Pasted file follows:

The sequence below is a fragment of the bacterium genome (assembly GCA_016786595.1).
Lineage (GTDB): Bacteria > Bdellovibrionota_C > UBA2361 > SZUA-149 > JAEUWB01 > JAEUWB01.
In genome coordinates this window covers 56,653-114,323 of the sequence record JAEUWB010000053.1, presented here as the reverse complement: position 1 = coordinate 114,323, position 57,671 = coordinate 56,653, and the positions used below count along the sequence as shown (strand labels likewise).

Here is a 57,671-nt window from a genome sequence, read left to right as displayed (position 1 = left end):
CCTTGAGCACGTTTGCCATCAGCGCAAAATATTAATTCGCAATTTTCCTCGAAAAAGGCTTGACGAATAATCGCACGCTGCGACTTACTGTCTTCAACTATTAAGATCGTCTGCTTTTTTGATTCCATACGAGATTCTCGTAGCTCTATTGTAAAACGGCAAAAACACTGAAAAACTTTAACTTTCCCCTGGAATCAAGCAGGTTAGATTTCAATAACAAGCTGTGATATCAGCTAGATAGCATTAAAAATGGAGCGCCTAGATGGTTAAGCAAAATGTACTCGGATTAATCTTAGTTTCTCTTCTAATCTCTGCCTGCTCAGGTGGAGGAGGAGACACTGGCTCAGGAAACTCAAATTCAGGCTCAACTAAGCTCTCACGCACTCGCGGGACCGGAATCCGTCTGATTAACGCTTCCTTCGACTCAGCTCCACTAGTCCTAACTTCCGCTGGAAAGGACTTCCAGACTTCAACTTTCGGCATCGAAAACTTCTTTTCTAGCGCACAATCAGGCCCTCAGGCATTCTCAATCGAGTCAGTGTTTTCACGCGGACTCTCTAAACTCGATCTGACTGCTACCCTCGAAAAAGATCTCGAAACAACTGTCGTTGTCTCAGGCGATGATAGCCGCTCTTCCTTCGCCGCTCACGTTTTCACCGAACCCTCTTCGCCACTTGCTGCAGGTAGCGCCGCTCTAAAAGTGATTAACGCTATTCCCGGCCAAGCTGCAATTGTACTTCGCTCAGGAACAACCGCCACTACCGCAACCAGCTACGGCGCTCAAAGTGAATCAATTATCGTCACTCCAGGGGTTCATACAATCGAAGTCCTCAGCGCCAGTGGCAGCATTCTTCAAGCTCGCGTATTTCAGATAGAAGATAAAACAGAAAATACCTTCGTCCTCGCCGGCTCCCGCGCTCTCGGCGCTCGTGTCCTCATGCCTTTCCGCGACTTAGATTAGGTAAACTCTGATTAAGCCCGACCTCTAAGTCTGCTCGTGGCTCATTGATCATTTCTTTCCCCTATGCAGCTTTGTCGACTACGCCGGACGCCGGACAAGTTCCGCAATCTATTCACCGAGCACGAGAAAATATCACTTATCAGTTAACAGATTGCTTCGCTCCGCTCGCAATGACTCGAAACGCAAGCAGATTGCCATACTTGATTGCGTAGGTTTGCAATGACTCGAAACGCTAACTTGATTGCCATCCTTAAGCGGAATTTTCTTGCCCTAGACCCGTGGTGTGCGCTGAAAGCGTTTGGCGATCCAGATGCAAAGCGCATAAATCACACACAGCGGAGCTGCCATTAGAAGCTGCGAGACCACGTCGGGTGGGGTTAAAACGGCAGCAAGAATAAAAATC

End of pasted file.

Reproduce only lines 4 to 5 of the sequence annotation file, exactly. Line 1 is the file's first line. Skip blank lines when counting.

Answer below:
Here is a 57,671-nt window from a genome sequence, read left to right as displayed (position 1 = left end):
CCTTGAGCACGTTTGCCATCAGCGCAAAATATTAATTCGCAATTTTCCTCGAAAAAGGCTTGACGAATAATCGCACGCTGCGACTTACTGTCTTCAACTATTAAGATCGTCTGCTTTTTTGATTCCATACGAGATTCTCGTAGCTCTATTGTAAAACGGCAAAAACACTGAAAAACTTTAACTTTCCCCTGGAATCAAGCAGGTTAGATTTCAATAACAAGCTGTGATATCAGCTAGATAGCATTAAAAATGGAGCGCCTAGATGGTTAAGCAAAATGTACTCGGATTAATCTTAGTTTCTCTTCTAATCTCTGCCTGCTCAGGTGGAGGAGGAGACACTGGCTCAGGAAACTCAAATTCAGGCTCAACTAAGCTCTCACGCACTCGCGGGACCGGAATCCGTCTGATTAACGCTTCCTTCGACTCAGCTCCACTAGTCCTAACTTCCGCTGGAAAGGACTTCCAGACTTCAACTTTCGGCATCGAAAACTTCTTTTCTAGCGCACAATCAGGCCCTCAGGCATTCTCAATCGAGTCAGTGTTTTCACGCGGACTCTCTAAACTCGATCTGACTGCTACCCTCGAAAAAGATCTCGAAACAACTGTCGTTGTCTCAGGCGATGATAGCCGCTCTTCCTTCGCCGCTCACGTTTTCACCGAACCCTCTTCGCCACTTGCTGCAGGTAGCGCCGCTCTAAAAGTGATTAACGCTATTCCCGGCCAAGCTGCAATTGTACTTCGCTCAGGAACAACCGCCACTACCGCAACCAGCTACGGCGCTCAAAGTGAATCAATTATCGTCACTCCAGGGGTTCATACAATCGAAGTCCTCAGCGCCAGTGGCAGCATTCTTCAAGCTCGCGTATTTCAGATAGAAGATAAAACAGAAAATACCTTCGTCCTCGCCGGCTCCCGCGCTCTCGGCGCTCGTGTCCTCATGCCTTTCCGCGACTTAGATTAGGTAAACTCTGATTAAGCCCGACCTCTAAGTCTGCTCGTGGCTCATTGATCATTTCTTTCCCCTATGCAGCTTTGTCGACTACGCCGGACGCCGGACAAGTTCCGCAATCTATTCACCGAGCACGAGAAAATATCACTTATCAGTTAACAGATTGCTTCGCTCCGCTCGCAATGACTCGAAACGCAAGCAGATTGCCATACTTGATTGCGTAGGTTTGCAATGACTCGAAACGCTAACTTGATTGCCATCCTTAAGCGGAATTTTCTTGCCCTAGACCCGTGGTGTGCGCTGAAAGCGTTTGGCGATCCAGATGCAAAGCGCATAAATCACACACAGCGGAGCTGCCATTAGAAGCTGCGAGACCACGTCGGGTGGGGTTAAAACGGCAGCAAGAATAAAAATC